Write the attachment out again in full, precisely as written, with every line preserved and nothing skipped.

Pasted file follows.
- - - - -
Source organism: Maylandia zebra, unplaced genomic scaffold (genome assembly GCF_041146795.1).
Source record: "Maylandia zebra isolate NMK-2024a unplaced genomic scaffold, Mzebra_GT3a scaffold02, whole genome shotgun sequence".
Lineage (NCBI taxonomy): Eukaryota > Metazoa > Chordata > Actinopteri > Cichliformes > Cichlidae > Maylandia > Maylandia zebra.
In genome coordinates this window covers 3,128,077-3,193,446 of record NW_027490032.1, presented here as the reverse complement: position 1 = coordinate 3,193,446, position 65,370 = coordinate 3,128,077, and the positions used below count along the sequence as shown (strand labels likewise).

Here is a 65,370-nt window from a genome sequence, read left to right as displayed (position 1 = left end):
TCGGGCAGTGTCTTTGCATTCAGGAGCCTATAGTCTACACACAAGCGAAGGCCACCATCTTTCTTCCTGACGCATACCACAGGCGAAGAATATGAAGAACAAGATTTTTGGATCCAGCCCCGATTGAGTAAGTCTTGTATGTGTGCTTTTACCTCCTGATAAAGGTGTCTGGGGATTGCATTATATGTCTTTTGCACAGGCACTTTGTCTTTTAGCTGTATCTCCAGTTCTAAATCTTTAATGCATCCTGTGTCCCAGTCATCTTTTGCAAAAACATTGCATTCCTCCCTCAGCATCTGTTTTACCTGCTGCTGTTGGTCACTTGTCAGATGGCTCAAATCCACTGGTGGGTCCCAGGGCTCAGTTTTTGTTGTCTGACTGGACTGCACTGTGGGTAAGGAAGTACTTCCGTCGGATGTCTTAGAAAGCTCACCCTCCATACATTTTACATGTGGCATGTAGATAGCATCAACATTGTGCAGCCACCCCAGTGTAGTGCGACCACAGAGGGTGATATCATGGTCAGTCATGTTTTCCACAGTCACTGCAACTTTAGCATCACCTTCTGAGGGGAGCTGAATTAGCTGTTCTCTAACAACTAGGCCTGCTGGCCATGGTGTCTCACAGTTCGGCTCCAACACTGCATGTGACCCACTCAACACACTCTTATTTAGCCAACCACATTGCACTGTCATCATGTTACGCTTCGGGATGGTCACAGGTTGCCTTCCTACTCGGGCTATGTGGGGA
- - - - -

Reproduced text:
Source organism: Maylandia zebra, unplaced genomic scaffold (genome assembly GCF_041146795.1).
Source record: "Maylandia zebra isolate NMK-2024a unplaced genomic scaffold, Mzebra_GT3a scaffold02, whole genome shotgun sequence".
Lineage (NCBI taxonomy): Eukaryota > Metazoa > Chordata > Actinopteri > Cichliformes > Cichlidae > Maylandia > Maylandia zebra.
In genome coordinates this window covers 3,128,077-3,193,446 of record NW_027490032.1, presented here as the reverse complement: position 1 = coordinate 3,193,446, position 65,370 = coordinate 3,128,077, and the positions used below count along the sequence as shown (strand labels likewise).

Here is a 65,370-nt window from a genome sequence, read left to right as displayed (position 1 = left end):
TCGGGCAGTGTCTTTGCATTCAGGAGCCTATAGTCTACACACAAGCGAAGGCCACCATCTTTCTTCCTGACGCATACCACAGGCGAAGAATATGAAGAACAAGATTTTTGGATCCAGCCCCGATTGAGTAAGTCTTGTATGTGTGCTTTTACCTCCTGATAAAGGTGTCTGGGGATTGCATTATATGTCTTTTGCACAGGCACTTTGTCTTTTAGCTGTATCTCCAGTTCTAAATCTTTAATGCATCCTGTGTCCCAGTCATCTTTTGCAAAAACATTGCATTCCTCCCTCAGCATCTGTTTTACCTGCTGCTGTTGGTCACTTGTCAGATGGCTCAAATCCACTGGTGGGTCCCAGGGCTCAGTTTTTGTTGTCTGACTGGACTGCACTGTGGGTAAGGAAGTACTTCCGTCGGATGTCTTAGAAAGCTCACCCTCCATACATTTTACATGTGGCATGTAGATAGCATCAACATTGTGCAGCCACCCCAGTGTAGTGCGACCACAGAGGGTGATATCATGGTCAGTCATGTTTTCCACAGTCACTGCAACTTTAGCATCACCTTCTGAGGGGAGCTGAATTAGCTGTTCTCTAACAACTAGGCCTGCTGGCCATGGTGTCTCACAGTTCGGCTCCAACACTGCATGTGACCCACTCAACACACTCTTATTTAGCCAACCACATTGCACTGTCATCATGTTACGCTTCGGGATGGTCACAGGTTGCCTTCCTACTCGGGCTATGTGGGGA